Long-awaited affordable housing project breaks ground in St. George

ST. GEORGE — While building a 55-unit apartment complex aimed at providing transitional housing for St. George’s working poor may be a “drop in the bucket” when compared to an overall need of 1,800 units, it’s a step in the right direction, according to homeless advocates and city officials who attended the groundbreaking of the RiverWalk Village Friday.

At the groundbreaking the RiverWalk Village, a 55-unit complex aimed at providing affordable housing to the St. George area’s working poor, St. George, Utah, May 3, 2019 | Photo by Mori Kessler. St. George News

“Affordable housing is one of our largest barriers in the state for people in poverty,” Carol Hollowell, the executive director of the Switchpoint Community Center said as she addressed the gathering for the ceremonial groundbreaking.

While St. George’s economy is doing well and continues to be one of the country’s fastest growing areas, that has the downside of driving up home prices and rental costs to the point the city’s working poor can’t afford them.

“These are people that are working – and hard working. They just can’t afford some of our housing prices. So this is needed,” St. George Councilman Jimmie Hughes stated while discussing the RiverWalk Village project last November.

Located at 2450 East Dinosaur Crossing Drive, the site of the future transitional housing complex covers 4.7 acres next to the newly constructed Grayhawk development. The three-story, 55-unit complex will include one-, two-, three-, and four-bedroom units.

“That will help a lot with those larger families that can’t find anything in this community,” Hollowell said. “Fifty-five units isn’t very many, but it’s a start, and it’s needed in our area.”

It will also feature a mix of market-rate units, units supplied via vouchers from the St. George Housing Authority and units offered on a sliding scale based on income.

The complex will also feature onsite case management and classes for residents geared toward promoting self-sufficiency. It will also sport a playground, a community garden and other amenities residents will be able to take advantage of.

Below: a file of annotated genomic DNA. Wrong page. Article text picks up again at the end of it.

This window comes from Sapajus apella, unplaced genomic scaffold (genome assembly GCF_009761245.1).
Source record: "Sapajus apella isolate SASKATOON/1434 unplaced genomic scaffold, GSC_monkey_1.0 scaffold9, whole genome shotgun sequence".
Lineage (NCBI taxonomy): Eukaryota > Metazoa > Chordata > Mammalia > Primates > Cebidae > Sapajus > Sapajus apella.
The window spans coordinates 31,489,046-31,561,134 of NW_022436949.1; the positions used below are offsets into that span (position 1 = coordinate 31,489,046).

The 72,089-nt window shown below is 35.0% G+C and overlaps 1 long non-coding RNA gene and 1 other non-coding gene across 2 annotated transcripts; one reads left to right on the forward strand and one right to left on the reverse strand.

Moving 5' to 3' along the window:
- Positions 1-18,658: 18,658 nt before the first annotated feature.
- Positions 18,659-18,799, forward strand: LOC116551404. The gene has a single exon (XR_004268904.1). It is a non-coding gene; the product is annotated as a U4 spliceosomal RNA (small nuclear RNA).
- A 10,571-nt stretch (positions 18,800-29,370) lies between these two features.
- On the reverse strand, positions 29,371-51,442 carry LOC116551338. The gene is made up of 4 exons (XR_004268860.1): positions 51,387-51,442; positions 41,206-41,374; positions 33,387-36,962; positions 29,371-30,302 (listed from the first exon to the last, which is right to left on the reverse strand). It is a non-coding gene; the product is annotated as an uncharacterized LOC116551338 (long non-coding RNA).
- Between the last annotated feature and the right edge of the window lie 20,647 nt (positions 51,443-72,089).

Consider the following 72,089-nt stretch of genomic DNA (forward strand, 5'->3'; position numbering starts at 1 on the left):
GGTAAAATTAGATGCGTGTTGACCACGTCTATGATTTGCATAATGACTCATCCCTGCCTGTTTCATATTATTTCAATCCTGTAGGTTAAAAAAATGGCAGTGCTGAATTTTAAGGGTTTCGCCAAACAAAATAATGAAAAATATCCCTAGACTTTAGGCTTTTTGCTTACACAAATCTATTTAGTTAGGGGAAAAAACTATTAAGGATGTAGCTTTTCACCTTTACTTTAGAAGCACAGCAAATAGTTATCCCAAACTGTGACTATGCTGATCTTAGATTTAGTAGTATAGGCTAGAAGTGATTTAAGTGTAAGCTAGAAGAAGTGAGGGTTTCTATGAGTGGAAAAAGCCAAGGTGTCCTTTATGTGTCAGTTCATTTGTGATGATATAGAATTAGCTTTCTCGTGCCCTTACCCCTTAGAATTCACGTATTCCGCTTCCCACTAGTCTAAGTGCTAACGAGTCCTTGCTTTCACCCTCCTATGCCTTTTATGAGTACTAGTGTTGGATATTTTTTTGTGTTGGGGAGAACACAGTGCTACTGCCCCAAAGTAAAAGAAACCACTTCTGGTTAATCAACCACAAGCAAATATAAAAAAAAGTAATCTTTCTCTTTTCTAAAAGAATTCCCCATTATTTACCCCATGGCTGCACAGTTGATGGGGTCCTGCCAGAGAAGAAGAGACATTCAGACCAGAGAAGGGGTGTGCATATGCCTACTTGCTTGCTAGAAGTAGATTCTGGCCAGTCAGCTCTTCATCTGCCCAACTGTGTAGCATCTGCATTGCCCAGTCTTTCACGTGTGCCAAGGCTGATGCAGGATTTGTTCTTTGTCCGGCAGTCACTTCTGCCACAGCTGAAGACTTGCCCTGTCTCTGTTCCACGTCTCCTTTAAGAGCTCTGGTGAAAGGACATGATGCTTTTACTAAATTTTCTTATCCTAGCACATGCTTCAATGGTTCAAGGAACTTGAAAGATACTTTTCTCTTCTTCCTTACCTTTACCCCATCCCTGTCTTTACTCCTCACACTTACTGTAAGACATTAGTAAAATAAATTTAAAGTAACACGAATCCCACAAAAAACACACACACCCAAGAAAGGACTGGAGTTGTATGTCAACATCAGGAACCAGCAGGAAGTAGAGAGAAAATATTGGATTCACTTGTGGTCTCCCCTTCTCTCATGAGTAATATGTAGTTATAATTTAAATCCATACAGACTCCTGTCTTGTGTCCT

Carol Hollowell (right), executive director of Switchpoint Community Resource Center, was a driving force behind the RiverWalk Village project, St. George, Utah, May 3, 2019 | Photo by Mori Kessler. St. George News

According to a recent market study done by Switchpoint, St. George needs around 1,800 housing units – be they apartments, condos or houses – to alleviate the affordable housing shortage. While new developments like the City View and Joule Plaza projects will create new apartment units in downtown St. George, they are geared toward the current market value and not affordable housing needs.

“I think it’s going to be a real community that they’ll live in at RiverWalk,” Hollowell said.

The nearly $12 million project is being spearheaded by the Friends of Switchpoint, the nonprofit group that runs Switchpoint Community Resource Center in St. George. Overall funding is being done through a combination of public and private sector donations.

Switchpoint itself is the community homeless shelter and resource center that provides multiple services under one roof that help uplift the area’s homeless and impoverished.

While she didn’t put an overall estimate on St. George homeless population, Hollowell said Switchpoint serves around 2,000 people annually. The shelter is always full.

Artist renderings of what the exterior and site plan of the RiverWalk Village set up in the office of Carol Hollowell, executive director of Switchpoint Community Recourse Center, St. George, Utah, March 15, 2018 | File photo by Mori Kessler, St. George News

Read more: Switchpoint receives nearly $400K in donations, shares video of a family ‘rising from rock bottom’

Among the entities that provided donations in one form or another was the city of St. George. Mayor Jon Pike said the city – and thereby its citizens – had invested around $1.3 million into the project. That included the value of the land RiverWalk Village will be built on, among other items.

“We want this to work and believe the collective citizens of St. George want this to happen,” Pike said. “It’s a drop in the bucket, there’s more that needs to happen, but this is where it starts.”

While at least one St. George resident voiced opposition to the project during a public hearing in November, the local community at large hasn’t expressed any misgivings.

The concept of the RiverWalk Village was pitched to the St. George City Council over three years ago. The council was completely supportive of the project and gave it the go-ahead. While set to break ground at least twice since then, the project was stalled due to challenges that arose along the way, yet were eventually overcome.

“We faced a lot of obstacles, from meander line issues to title issues, all kinds of issues,” Hollowell said. “It’s hard when we can’t get it done in the time frame we want to, but my board and the city, and the crew we are working with – we’ve just had to have a lot of tenacity to get it done.”

The project is anticipated to be completed by April 2020 with applications for the apartments opening up around next March, Hollowell said.

St. George News reporter Joseph Witham contributed to this story.

Email: mkessler@stgnews.com

Twitter: @MoriKessler

Copyright St. George News, SaintGeorgeUtah.com LLC, 2019, all rights reserved.

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